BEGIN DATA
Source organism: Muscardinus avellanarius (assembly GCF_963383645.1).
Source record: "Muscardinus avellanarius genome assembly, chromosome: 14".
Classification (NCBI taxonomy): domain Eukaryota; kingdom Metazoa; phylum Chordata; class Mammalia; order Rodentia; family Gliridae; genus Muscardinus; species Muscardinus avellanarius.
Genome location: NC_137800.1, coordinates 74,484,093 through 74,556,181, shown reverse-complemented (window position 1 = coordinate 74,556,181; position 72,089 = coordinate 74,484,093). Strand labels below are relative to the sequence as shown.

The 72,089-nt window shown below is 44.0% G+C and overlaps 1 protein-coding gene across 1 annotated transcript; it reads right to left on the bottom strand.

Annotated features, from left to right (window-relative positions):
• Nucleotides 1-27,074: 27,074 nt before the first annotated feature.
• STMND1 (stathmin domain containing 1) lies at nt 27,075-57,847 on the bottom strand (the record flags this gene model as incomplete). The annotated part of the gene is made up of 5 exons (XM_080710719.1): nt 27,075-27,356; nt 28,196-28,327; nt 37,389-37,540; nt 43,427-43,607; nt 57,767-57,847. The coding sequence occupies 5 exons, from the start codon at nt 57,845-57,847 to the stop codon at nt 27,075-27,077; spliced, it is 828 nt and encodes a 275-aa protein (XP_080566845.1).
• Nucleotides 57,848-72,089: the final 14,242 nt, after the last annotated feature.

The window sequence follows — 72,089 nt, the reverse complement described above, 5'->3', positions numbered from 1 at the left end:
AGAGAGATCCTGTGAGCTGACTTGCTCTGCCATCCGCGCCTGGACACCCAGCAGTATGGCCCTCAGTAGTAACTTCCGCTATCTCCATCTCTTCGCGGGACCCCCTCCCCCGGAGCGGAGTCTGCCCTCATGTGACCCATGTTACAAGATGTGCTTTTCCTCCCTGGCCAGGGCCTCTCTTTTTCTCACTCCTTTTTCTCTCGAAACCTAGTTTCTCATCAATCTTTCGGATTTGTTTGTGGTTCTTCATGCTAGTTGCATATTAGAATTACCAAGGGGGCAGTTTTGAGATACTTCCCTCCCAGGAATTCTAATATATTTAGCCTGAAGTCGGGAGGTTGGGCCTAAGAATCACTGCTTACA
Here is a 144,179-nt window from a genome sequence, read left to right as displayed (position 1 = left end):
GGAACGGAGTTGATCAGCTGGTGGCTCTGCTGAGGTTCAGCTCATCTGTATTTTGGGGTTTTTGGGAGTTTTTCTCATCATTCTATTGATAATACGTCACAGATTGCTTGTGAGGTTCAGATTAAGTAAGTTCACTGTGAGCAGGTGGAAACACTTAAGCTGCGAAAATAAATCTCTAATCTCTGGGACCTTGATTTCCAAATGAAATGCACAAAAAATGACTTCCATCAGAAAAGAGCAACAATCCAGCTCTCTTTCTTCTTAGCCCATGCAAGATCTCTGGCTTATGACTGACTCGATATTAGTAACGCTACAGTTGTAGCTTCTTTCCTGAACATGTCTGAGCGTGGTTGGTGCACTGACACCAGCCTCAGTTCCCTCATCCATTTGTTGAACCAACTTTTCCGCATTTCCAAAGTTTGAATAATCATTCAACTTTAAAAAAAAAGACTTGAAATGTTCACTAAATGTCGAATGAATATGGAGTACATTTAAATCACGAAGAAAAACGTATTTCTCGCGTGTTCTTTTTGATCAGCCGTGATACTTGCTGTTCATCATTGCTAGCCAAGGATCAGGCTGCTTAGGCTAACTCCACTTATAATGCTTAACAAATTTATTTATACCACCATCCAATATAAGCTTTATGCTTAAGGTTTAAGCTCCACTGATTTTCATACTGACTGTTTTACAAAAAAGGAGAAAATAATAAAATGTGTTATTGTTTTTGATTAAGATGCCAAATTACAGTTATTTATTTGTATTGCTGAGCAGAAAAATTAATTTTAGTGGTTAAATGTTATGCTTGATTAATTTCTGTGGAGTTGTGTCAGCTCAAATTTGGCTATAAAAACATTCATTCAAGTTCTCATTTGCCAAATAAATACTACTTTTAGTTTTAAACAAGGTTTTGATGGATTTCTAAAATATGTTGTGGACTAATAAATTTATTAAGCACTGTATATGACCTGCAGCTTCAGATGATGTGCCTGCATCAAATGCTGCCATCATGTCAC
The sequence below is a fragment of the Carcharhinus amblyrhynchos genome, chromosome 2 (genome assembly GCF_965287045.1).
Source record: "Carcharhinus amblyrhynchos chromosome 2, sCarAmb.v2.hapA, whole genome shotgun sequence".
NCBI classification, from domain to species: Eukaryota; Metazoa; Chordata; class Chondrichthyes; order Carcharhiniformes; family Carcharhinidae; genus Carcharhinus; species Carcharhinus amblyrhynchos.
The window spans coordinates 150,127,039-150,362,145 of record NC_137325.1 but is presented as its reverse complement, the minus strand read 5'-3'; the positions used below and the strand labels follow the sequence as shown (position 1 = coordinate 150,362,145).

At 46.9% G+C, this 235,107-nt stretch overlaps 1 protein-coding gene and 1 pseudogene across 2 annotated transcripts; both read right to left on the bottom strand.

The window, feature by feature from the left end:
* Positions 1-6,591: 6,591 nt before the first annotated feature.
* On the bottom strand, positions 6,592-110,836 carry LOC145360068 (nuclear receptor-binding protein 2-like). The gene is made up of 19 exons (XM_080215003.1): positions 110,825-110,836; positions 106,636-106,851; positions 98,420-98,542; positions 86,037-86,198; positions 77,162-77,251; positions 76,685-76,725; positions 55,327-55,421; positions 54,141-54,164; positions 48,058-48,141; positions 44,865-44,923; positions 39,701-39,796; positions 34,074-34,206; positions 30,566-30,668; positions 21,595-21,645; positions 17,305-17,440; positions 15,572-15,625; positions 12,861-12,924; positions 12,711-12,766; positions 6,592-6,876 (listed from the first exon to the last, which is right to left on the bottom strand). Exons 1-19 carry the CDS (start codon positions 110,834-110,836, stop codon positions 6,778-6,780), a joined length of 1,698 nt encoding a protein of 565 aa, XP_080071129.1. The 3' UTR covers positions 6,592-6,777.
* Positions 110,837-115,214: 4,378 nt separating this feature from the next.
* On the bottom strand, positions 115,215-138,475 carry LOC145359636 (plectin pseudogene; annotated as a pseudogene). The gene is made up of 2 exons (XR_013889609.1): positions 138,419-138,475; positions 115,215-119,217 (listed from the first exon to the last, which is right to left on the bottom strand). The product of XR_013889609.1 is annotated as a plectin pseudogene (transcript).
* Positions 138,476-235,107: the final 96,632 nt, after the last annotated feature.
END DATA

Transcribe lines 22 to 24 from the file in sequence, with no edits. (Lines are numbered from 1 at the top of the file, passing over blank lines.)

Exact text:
* Positions 110,837-115,214: 4,378 nt separating this feature from the next.
* On the bottom strand, positions 115,215-138,475 carry LOC145359636 (plectin pseudogene; annotated as a pseudogene). The gene is made up of 2 exons (XR_013889609.1): positions 138,419-138,475; positions 115,215-119,217 (listed from the first exon to the last, which is right to left on the bottom strand). The product of XR_013889609.1 is annotated as a plectin pseudogene (transcript).
* Positions 138,476-235,107: the final 96,632 nt, after the last annotated feature.